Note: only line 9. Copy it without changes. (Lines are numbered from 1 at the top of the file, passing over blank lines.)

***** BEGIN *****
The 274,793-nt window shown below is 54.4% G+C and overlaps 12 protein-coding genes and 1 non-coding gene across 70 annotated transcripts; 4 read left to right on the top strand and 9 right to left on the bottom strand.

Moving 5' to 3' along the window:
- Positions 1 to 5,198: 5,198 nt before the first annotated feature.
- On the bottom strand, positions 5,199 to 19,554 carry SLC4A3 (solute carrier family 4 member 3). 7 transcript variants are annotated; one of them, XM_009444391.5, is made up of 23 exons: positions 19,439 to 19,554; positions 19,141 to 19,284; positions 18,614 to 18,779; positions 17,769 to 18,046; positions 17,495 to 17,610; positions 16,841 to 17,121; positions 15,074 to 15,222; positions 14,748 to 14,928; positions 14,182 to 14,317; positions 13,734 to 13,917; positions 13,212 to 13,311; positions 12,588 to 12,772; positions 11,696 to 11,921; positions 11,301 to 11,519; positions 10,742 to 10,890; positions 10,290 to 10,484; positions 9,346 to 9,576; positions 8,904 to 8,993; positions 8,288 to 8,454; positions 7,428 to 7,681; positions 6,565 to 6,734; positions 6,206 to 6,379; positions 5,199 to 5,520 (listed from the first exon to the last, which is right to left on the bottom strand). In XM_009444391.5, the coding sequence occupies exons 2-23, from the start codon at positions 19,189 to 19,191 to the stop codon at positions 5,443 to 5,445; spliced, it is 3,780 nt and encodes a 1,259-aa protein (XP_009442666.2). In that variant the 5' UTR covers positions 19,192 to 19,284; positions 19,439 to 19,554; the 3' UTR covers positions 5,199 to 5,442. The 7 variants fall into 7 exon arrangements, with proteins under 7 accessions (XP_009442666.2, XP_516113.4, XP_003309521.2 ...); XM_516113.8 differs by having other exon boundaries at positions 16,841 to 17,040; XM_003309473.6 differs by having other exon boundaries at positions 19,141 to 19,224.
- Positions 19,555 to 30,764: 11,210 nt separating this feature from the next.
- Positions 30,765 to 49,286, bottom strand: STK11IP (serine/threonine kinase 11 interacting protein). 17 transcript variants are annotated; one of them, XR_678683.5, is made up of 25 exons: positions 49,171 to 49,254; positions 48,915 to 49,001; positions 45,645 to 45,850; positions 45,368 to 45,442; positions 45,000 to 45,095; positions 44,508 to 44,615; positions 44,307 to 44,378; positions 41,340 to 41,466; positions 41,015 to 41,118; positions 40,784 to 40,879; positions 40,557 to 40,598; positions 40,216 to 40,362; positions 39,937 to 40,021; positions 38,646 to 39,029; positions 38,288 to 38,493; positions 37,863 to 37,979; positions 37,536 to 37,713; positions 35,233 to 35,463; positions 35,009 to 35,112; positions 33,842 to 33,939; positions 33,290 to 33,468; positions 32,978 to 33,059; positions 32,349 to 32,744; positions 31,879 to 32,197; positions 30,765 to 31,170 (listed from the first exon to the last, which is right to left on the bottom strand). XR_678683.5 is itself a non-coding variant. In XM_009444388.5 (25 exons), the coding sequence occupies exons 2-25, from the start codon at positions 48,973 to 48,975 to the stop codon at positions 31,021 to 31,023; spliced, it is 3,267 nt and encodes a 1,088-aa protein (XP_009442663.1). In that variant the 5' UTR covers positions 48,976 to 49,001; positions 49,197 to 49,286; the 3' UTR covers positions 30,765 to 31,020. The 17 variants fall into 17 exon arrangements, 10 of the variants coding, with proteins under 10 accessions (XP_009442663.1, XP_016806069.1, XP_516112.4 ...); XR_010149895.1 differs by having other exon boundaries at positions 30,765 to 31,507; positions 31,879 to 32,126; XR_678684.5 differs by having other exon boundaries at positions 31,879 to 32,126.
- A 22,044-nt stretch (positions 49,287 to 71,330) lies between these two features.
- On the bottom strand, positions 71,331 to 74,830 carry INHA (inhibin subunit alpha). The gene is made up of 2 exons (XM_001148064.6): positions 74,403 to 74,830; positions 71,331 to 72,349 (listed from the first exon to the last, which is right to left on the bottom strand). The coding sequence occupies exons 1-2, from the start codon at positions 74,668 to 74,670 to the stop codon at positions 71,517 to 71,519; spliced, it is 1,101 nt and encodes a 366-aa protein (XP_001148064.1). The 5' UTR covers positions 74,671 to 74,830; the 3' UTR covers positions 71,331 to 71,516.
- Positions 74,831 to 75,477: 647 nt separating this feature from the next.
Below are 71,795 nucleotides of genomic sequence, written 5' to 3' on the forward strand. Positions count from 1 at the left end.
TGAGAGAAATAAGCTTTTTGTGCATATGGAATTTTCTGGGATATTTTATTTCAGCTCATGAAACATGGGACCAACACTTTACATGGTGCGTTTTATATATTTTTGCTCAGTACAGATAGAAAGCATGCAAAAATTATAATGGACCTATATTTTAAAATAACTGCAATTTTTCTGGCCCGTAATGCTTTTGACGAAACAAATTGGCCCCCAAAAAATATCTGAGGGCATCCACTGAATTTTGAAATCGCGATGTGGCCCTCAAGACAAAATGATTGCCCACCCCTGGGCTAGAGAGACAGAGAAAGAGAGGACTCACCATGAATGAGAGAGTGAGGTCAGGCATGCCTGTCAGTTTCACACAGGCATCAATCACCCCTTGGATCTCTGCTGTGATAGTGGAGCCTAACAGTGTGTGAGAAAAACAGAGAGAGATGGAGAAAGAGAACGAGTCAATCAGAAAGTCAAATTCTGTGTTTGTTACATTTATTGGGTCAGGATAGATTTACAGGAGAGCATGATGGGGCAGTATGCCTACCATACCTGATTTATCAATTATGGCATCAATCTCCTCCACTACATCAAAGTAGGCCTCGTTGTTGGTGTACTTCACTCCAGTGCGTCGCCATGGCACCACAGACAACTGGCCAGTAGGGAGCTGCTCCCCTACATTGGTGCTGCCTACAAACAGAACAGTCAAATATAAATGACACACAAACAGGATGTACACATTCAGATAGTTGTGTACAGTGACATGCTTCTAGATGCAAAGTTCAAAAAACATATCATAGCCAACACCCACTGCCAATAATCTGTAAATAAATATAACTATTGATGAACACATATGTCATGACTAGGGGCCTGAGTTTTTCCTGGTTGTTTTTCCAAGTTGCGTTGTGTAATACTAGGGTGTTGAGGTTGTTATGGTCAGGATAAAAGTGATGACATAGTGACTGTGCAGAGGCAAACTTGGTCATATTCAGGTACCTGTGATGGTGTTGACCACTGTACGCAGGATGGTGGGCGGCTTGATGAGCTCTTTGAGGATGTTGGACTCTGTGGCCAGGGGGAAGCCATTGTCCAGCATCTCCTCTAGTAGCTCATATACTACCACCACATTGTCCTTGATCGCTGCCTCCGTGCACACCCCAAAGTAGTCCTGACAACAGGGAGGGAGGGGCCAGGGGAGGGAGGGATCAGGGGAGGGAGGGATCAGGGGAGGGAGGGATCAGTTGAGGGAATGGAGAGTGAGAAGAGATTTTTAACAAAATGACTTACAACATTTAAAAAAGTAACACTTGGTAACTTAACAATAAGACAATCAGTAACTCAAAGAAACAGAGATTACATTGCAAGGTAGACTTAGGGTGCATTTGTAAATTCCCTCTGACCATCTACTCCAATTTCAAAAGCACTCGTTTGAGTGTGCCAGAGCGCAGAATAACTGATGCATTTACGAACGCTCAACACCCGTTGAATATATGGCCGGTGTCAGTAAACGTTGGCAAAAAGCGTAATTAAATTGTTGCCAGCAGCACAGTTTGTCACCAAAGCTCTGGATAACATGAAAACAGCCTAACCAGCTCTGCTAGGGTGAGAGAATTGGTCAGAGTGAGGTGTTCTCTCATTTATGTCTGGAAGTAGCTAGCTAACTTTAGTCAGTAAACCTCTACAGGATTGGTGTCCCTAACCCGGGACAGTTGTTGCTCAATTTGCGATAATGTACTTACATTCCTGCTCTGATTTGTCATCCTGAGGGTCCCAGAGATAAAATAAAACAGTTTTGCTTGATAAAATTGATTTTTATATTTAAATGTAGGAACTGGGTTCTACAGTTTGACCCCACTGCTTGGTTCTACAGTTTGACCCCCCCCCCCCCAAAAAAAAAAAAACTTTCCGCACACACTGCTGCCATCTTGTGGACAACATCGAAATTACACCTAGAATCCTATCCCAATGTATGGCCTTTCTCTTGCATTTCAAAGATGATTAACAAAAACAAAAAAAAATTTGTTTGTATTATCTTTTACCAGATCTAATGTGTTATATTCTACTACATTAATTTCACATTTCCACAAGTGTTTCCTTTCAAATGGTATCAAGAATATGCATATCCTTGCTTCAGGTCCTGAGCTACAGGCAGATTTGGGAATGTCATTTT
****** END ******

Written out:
- Positions 74,831 to 75,477: 647 nt separating this feature from the next.